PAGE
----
You mentioned the ring of grief once, and I’m wondering if the same theory applies to the pandemic. I know everyone has the right to feel what they are feeling. But are we really all in this together? My friend lost his job after moving states and now he’s ineligible for unemployment. I can’t complain to him about being stuck at home with no physical contact when I still have a job (for now). What are your thoughts?
E.P. / Somerville
What you’re referring to is the Silk Ring Theory, a.k.a. “Comfort in; dump out.” Psychologist and cancer survivor Susan Silk developed it with her friend Barry Goldman. Imagine a series of concentric circles, like a target. The person having the crisis — e.g., Susan with her breast cancer — is the bull’s-eye. Her husband and other immediate caregivers are the next ring around them, and so on. If you’re their next-door neighbor, you don’t complain to the Silks that Susan’s cancer is reminding you of your own mortality. Save that for someone else, further removed. Those closer to the bull’s-eye, you only offer comfort.
Silk and Goldman ended their 2013 article with “You’ll get your turn in the center ring. You can count on that.” Well, it’s 2020, and we’re all sad clowns in our own disappearing spotlights now, aren’t we? How does Ring Theory work when everyone is their own bull’s-eye? There are so many ways to suffer you can give yourself a math headache trying to calculate when and how you can express your pain. Is it worse to be a front-line worker or unemployed? Isolated or never able to get a private moment? And it’s not as if any of us actually knows what battles another person is fighting. The same situation — losing a job, for example — can be a setback for one person, a life-derailing emergency for another, and an existential crisis of meaning for a third.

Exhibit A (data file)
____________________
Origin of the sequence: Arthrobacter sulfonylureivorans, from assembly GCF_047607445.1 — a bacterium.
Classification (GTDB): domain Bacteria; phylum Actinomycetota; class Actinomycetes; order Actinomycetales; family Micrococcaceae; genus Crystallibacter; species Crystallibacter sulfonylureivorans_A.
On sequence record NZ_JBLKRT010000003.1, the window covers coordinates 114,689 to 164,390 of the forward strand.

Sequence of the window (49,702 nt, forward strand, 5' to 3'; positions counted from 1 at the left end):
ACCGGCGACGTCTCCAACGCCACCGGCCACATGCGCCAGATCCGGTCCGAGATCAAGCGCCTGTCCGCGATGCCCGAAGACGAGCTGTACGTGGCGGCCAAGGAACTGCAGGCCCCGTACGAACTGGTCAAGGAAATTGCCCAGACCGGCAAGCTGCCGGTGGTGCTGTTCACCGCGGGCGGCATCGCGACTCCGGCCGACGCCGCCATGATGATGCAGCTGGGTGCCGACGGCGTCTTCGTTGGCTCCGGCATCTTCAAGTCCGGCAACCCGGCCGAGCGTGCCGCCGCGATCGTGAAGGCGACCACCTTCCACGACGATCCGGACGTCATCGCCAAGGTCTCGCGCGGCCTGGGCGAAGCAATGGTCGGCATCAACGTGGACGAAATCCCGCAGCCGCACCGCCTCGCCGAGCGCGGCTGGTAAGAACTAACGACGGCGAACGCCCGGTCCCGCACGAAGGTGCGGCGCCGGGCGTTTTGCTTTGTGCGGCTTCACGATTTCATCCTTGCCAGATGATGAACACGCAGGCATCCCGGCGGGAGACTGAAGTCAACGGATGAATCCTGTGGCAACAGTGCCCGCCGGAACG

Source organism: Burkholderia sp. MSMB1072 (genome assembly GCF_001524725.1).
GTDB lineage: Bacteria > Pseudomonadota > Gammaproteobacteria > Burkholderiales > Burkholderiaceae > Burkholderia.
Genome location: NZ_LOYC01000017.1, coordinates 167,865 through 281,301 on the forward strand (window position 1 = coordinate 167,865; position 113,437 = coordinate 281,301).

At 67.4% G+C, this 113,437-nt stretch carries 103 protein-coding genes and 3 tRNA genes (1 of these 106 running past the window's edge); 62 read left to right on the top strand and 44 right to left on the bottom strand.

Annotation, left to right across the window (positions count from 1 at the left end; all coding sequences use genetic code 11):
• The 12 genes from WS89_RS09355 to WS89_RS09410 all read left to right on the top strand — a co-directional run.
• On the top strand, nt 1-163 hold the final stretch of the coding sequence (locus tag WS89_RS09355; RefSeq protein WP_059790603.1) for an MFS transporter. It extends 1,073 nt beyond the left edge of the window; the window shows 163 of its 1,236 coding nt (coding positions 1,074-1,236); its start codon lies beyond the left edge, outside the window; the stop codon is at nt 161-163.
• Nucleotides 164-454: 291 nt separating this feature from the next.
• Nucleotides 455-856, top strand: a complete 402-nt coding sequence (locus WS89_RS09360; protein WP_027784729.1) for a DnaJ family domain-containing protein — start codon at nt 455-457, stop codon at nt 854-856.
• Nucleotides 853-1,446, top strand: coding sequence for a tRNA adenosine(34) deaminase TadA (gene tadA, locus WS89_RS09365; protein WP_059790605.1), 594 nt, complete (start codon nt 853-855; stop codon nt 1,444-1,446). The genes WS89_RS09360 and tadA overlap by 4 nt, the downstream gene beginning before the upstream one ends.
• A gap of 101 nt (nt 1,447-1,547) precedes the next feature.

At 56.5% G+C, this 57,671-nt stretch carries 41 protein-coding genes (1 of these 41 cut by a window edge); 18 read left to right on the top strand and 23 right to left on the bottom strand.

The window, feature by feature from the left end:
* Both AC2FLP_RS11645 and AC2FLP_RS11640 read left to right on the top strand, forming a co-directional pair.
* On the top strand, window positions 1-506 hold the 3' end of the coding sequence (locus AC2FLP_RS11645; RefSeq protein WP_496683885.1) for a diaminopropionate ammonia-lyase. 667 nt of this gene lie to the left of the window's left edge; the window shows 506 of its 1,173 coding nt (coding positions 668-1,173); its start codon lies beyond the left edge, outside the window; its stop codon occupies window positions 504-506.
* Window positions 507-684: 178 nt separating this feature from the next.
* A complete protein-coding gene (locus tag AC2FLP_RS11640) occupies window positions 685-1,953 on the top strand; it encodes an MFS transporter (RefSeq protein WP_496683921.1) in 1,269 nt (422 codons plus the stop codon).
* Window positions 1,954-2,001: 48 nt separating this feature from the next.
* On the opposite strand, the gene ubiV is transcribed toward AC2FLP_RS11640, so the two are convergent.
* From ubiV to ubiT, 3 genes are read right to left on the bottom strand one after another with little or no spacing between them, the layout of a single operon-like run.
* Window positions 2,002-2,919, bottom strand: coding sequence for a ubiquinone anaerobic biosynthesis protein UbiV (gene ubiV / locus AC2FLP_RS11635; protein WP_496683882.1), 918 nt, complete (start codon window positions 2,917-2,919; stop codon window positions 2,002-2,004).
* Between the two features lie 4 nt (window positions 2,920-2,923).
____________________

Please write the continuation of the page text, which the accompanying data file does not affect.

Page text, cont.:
I think you can complain to your friend about your physical isolation. You’re bull’s-eye for that, or else you’re both suffering more or less equally. What you don’t complain about, to him, is Zoom fatigue and the endless team e-mail chains. See the difference?
Some other tips for sad talk in hard times:
When friends complain, validate their feelings before saying anything else! Say “That’s awful,” “I’m sorry,” “You deserve so much better than this,” prayers or profanities, whatever your personal vernacular. Don’t skip straight to advice or your own experience.
If you relate to the Original Complainant, saying “I went through/felt something similar” is better than “The same thing happened to me.” Let the O.C. decide how similar your experiences are, otherwise commiseration can feel like hijacking or one-upsmanship.
Don’t act like a member of a pain club you’re not in. Working from home with a bored terrier is not the same as working from home with a hyperactive child. Worrying about your 401(k) is not the same as worrying about making rent.
If you are concerned about these kinds of things, you’re probably being sensitive to your friends. And if you mess up, you are the kind of person they’ll feel comfortable gently calling out. You got this!
This story has been updated to correct the spelling of Barry Goldman’s name.
Miss Conduct is Robin Abrahams, a writer with a PhD in psychology.